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Grad School Dilemma

  1. May 21, 2012 #1
    Greetings.

    I plan to apply for the PhD program in physics at the the University of Miami. I want to go there because it is in my home town. Its physics department, it seems, is not stellar. My real disappoinment is the apparent lack of courses: they teach statistical mechanics, quantum mechanics, electricity and magnetism, but not general relativity, a course I've always wanted to take.

    So that got me thinking. Assuming I did complete a PhD at this university, and having not taken a course in astrophysics or, say, theory of condensed matter, would it be my responsibility as a qualified researcher to learn those subjects myself? Likewise, if I wanted to do research on particles, as a grad student, would it be possible having never taken a course in paticle physics?

    Thank you for your time ~
     
  2. jcsd
  3. May 21, 2012 #2

    Nabeshin

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    Applying to a PhD program is a lot more about a subfield than physics in general. For example, a university could have world-class research in condensed matter but have absolutely nobody doing CMB astrophysics. Or vice-versa. Furthermore, a lack of courses can be a little disappointing, but look at it this way; a PhD is about producing original research, not taking courses. Now, whether or not that lack of courses is symptomatic of a much deeper problem in the department I can't say.

    Of course, not every physicist needs to be intimately familiar with GR or condensed matter. Again, it all depends on what your focus is. (Surely it would be a little embarrassing for ANY physicist to not be able to at least speak intelligently about either of these fields, but could come at no serious detriment to his research.) If you did want to do particle physics, it's not required at all that you have already taken a course in it (although it would certainly help). What is important is that you're interested enough (and, in some cases, talented enough) to put several solid years of effort into chipping away at some small piece of knowledge contributing to that field.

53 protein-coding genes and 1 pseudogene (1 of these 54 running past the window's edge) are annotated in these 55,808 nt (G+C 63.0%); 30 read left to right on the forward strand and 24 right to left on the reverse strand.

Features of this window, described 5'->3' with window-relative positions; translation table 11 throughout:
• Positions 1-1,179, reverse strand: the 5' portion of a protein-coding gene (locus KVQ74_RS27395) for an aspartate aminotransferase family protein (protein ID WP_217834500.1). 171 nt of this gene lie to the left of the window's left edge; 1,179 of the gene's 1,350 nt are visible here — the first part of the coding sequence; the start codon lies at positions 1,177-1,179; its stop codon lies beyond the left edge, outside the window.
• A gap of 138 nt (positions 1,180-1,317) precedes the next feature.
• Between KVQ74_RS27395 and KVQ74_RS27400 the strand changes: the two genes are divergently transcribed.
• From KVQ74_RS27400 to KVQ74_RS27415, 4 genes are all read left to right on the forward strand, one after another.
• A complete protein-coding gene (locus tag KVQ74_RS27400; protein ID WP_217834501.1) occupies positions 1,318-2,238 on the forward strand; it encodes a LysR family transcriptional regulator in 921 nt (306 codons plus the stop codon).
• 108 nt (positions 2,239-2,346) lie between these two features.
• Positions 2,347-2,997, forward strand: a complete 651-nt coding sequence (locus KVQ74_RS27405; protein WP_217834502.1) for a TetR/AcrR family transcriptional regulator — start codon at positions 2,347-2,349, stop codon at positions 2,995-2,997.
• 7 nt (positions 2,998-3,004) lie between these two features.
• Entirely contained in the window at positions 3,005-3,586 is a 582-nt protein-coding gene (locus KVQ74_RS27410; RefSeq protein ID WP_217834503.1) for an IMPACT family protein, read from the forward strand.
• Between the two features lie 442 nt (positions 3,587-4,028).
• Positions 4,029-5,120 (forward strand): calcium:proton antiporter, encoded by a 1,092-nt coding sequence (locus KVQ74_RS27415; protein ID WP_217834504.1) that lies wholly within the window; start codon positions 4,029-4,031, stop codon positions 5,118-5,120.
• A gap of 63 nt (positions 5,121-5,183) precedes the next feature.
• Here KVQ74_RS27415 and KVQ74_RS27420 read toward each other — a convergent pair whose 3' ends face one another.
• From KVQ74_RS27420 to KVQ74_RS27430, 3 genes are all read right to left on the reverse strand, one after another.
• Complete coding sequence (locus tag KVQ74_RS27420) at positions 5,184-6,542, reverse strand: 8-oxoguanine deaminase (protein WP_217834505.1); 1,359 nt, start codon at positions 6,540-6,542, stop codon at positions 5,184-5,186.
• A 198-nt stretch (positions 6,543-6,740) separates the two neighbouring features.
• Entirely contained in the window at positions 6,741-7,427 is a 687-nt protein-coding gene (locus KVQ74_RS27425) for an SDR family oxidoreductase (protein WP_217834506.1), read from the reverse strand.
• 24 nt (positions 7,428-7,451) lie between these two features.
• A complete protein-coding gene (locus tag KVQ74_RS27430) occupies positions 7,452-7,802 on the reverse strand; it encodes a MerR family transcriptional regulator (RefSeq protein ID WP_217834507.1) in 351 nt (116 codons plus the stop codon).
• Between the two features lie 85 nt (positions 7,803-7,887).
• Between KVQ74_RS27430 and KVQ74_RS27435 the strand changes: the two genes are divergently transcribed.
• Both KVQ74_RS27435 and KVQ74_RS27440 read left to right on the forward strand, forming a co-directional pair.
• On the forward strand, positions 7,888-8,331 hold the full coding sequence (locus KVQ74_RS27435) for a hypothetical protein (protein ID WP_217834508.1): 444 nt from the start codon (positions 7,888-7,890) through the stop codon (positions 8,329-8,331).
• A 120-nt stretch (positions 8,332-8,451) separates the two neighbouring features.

4. May 21, 2012 #3
    Ok, for starters, I feel that I should tell you that there are most certainly courses in GR at UM, seminars in condensed matter, astrophysics, and loads of professors doing work in those fields ... I've remained relatively anonymous with my educational history thus far on the forum, but I feel the need to defend the old alma mater here when it risks being defamed due to libelous remarks, even if they're unintentionally libelous due to ignorance.

    http://web.physics.miami.edu/Graduate/CourseDescriptions.html

    There are a few exceptional professors at UM, but you are right that it's definitely not a powerhouse physics PhD school (UM's main things are: marine biology, atmospheric science, and music performance, which they are a TOP school in the U.S. for all three of those fields). BUT there are a few professors who are definitely worth studying under for the duration of a physics PhD depending on your field of interest.

    You should probably do a bit more research into graduate degree requirements as well as previous course offerings, professor's research areas, etc... It took me about two minutes to find the two links I'm including in this post. Sorry if that's blunt, but it really did take me about 60 seconds to find each of those, so I'm not really sure how you came to the conclusion that UM lacks rigor with their curriculum.

    http://www6.miami.edu/umbulletin/grad/artsci/phy.htm

    After a certain point, you'll be doing directed readings and research under your adviser rather than taking formal courses. I'm sure that they only offer and formally name + number courses that they routinely have enough grad students taking each time it's offered, otherwise you'd just take "directed readings and research" under professor __________. Those directed reading courses would not be formally numbered and thus might not be listed since there may only be 1-2 grad students wanting to learn said field each year, which doesn't warrant giving it a formal name, course section, time slot, etc... I'm pretty sure the faculty is big enough, and deep enough to guarantee that you'd have somebody to serve as an adviser for nearly any area of physics.

    Best of luck if you are able to get into UM for grad school.
     
    Last edited: May 21, 2012
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